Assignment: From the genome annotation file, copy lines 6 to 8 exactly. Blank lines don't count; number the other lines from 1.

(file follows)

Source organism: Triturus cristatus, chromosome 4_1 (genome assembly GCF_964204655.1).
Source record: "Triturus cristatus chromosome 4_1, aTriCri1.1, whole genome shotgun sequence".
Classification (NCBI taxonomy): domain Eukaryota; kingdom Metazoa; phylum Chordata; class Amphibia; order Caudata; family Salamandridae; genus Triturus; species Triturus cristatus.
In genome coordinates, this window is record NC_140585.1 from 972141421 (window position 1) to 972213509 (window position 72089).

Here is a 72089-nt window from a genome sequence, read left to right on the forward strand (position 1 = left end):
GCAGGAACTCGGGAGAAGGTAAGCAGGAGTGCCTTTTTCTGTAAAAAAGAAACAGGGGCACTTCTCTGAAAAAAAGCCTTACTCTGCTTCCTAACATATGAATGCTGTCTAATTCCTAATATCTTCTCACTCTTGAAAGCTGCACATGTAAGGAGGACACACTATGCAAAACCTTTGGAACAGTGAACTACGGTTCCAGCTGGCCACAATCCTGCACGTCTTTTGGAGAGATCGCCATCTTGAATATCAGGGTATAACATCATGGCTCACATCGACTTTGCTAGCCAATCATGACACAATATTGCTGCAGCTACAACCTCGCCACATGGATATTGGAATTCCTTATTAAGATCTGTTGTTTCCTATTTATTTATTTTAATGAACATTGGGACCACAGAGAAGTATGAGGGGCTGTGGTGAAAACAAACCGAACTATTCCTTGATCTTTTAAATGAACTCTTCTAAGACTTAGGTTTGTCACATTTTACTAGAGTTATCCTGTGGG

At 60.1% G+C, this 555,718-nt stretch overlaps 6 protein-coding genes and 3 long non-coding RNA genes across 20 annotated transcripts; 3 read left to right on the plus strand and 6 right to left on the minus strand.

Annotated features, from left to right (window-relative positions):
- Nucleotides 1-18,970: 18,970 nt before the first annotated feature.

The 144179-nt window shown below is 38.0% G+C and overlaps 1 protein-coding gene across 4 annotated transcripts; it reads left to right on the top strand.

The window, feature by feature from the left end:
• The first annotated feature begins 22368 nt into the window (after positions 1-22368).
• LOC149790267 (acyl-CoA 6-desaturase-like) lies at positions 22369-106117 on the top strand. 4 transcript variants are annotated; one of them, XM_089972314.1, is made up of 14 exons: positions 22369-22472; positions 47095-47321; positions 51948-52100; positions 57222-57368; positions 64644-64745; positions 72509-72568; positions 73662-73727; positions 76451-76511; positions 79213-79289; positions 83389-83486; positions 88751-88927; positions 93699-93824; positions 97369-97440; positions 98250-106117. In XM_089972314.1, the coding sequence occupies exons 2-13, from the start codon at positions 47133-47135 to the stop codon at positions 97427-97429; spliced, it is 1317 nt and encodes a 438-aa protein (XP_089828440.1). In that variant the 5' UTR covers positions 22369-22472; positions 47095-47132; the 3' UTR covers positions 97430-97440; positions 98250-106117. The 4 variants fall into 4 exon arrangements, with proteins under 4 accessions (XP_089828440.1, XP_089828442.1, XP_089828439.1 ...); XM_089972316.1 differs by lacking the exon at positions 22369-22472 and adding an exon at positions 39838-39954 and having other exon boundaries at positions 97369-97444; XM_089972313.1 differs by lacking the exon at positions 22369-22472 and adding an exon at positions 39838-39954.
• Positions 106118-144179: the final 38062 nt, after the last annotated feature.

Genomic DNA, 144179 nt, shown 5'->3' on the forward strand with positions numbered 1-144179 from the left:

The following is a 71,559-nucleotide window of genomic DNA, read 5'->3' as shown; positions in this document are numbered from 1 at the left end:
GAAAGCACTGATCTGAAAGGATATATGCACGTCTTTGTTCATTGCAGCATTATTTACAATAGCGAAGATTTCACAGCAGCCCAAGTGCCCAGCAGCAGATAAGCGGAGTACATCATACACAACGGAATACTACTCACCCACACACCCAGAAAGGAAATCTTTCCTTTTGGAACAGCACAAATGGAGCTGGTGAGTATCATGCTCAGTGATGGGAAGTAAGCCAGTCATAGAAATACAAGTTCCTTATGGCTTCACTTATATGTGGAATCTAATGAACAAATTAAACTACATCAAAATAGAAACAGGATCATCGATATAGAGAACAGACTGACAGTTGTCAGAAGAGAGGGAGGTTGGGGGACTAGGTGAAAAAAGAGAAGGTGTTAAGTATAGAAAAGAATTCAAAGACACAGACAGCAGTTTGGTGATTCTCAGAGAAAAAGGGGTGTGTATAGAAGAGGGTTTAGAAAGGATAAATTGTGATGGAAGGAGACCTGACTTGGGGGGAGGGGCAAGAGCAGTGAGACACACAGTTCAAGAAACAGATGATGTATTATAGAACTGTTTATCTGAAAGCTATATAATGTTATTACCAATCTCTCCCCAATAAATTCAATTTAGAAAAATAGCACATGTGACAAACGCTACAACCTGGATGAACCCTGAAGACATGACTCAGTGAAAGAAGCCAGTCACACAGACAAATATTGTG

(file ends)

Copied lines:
GCAGGAACTCGGGAGAAGGTAAGCAGGAGTGCCTTTTTCTGTAAAAAAGAAACAGGGGCACTTCTCTGAAAAAAAGCCTTACTCTGCTTCCTAACATATGAATGCTGTCTAATTCCTAATATCTTCTCACTCTTGAAAGCTGCACATGTAAGGAGGACACACTATGCAAAACCTTTGGAACAGTGAACTACGGTTCCAGCTGGCCACAATCCTGCACGTCTTTTGGAGAGATCGCCATCTTGAATATCAGGGTATAACATCATGGCTCACATCGACTTTGCTAGCCAATCATGACACAATATTGCTGCAGCTACAACCTCGCCACATGGATATTGGAATTCCTTATTAAGATCTGTTGTTTCCTATTTATTTATTTTAATGAACATTGGGACCACAGAGAAGTATGAGGGGCTGTGGTGAAAACAAACCGAACTATTCCTTGATCTTTTAAATGAACTCTTCTAAGACTTAGGTTTGTCACATTTTACTAGAGTTATCCTGTGGG

At 60.1% G+C, this 555,718-nt stretch overlaps 6 protein-coding genes and 3 long non-coding RNA genes across 20 annotated transcripts; 3 read left to right on the plus strand and 6 right to left on the minus strand.

Annotated features, from left to right (window-relative positions):